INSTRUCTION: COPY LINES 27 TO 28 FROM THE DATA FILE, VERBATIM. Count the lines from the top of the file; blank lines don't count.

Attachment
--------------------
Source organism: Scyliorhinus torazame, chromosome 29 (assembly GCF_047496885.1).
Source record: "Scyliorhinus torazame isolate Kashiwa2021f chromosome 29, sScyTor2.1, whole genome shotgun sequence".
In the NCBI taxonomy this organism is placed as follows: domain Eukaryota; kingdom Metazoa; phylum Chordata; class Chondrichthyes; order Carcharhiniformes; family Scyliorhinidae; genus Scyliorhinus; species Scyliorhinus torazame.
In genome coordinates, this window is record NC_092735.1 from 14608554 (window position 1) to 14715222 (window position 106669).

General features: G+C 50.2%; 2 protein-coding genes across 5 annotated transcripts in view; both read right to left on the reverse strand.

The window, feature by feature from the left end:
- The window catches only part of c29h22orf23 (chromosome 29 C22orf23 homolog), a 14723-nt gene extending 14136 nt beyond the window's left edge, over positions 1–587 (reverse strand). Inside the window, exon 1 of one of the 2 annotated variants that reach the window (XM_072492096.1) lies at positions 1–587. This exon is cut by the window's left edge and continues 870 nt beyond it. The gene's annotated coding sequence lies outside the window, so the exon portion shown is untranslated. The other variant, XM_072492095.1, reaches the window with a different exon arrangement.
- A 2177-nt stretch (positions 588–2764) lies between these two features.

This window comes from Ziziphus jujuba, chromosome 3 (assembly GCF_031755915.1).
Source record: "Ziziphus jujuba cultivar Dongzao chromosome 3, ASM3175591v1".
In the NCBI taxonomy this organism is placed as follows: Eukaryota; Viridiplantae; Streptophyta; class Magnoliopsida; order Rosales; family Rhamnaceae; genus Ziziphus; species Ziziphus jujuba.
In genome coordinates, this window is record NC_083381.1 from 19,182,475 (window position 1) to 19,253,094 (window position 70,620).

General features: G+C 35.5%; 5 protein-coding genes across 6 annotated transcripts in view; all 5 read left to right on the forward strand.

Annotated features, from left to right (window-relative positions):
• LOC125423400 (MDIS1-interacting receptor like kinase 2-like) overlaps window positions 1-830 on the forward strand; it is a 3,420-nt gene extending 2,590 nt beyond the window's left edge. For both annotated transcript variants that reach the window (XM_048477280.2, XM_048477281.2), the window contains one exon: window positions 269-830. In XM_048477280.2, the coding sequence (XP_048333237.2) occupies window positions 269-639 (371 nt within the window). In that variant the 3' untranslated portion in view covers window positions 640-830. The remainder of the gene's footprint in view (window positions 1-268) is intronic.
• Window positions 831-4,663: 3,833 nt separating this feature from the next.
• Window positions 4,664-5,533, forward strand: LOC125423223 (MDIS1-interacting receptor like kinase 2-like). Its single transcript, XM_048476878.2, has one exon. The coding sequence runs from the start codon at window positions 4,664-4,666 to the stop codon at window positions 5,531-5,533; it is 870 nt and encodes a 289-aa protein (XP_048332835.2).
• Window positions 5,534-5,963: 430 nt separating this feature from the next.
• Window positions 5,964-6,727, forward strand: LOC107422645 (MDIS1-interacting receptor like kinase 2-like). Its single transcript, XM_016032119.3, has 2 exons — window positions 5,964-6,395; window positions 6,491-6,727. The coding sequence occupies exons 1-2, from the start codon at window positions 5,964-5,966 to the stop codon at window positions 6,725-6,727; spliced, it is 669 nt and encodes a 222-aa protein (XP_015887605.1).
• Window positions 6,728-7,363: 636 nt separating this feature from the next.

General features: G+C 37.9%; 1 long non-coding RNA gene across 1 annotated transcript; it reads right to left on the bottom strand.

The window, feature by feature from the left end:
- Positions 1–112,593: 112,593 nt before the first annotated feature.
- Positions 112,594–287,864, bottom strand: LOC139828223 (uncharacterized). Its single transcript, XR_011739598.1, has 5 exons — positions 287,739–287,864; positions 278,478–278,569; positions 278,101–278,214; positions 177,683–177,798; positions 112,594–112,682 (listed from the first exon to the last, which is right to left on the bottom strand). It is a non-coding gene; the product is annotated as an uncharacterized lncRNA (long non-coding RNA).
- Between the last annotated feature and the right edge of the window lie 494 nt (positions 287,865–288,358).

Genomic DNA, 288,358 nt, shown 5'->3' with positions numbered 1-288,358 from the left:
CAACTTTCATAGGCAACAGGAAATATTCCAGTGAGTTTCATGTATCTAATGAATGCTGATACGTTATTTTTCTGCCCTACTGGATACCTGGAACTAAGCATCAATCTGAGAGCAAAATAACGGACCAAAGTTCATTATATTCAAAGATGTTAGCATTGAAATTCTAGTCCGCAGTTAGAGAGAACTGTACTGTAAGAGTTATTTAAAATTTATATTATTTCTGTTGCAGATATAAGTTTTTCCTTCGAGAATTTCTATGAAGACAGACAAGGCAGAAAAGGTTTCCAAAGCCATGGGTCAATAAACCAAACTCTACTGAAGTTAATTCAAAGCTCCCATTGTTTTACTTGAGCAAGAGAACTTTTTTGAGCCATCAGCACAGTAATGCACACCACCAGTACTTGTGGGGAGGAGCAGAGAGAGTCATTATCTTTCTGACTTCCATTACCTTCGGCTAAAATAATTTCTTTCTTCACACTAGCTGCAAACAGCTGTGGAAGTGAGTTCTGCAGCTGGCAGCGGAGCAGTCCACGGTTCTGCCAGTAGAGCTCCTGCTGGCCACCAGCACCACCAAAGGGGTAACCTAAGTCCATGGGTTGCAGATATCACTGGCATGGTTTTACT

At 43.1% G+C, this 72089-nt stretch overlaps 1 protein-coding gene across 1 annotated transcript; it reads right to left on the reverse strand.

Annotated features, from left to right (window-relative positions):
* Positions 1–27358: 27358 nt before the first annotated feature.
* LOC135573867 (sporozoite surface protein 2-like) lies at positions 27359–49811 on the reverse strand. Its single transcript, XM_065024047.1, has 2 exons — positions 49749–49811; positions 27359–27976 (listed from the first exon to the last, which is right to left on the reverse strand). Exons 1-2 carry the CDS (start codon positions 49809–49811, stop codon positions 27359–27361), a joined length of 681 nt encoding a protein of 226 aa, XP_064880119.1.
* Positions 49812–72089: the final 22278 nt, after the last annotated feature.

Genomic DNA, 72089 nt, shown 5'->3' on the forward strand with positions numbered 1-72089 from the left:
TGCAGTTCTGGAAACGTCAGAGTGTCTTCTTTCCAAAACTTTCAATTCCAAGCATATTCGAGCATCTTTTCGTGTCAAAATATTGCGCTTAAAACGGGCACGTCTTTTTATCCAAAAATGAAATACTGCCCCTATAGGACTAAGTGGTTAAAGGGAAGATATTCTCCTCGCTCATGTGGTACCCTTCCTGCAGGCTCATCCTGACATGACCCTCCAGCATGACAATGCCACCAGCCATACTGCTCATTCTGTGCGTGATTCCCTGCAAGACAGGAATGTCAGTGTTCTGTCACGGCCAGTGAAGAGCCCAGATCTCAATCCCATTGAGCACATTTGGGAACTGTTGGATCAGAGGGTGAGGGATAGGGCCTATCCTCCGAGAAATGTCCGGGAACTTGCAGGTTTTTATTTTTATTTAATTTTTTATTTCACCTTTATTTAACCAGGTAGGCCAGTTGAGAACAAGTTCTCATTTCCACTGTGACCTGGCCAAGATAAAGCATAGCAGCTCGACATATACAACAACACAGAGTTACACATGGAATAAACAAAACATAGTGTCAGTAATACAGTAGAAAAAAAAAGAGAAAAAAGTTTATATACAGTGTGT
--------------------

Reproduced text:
CAACTTTCATAGGCAACAGGAAATATTCCAGTGAGTTTCATGTATCTAATGAATGCTGATACGTTATTTTTCTGCCCTACTGGATACCTGGAACTAAGCATCAATCTGAGAGCAAAATAACGGACCAAAGTTCATTATATTCAAAGATGTTAGCATTGAAATTCTAGTCCGCAGTTAGAGAGAACTGTACTGTAAGAGTTATTTAAAATTTATATTATTTCTGTTGCAGATATAAGTTTTTCCTTCGAGAATTTCTATGAAGACAGACAAGGCAGAAAAGGTTTCCAAAGCCATGGGTCAATAAACCAAACTCTACTGAAGTTAATTCAAAGCTCCCATTGTTTTACTTGAGCAAGAGAACTTTTTTGAGCCATCAGCACAGTAATGCACACCACCAGTACTTGTGGGGAGGAGCAGAGAGAGTCATTATCTTTCTGACTTCCATTACCTTCGGCTAAAATAATTTCTTTCTTCACACTAGCTGCAAACAGCTGTGGAAGTGAGTTCTGCAGCTGGCAGCGGAGCAGTCCACGGTTCTGCCAGTAGAGCTCCTGCTGGCCACCAGCACCACCAAAGGGGTAACCTAAGTCCATGGGTTGCAGATATCACTGGCATGGTTTTACT

At 43.1% G+C, this 72089-nt stretch overlaps 1 protein-coding gene across 1 annotated transcript; it reads right to left on the reverse strand.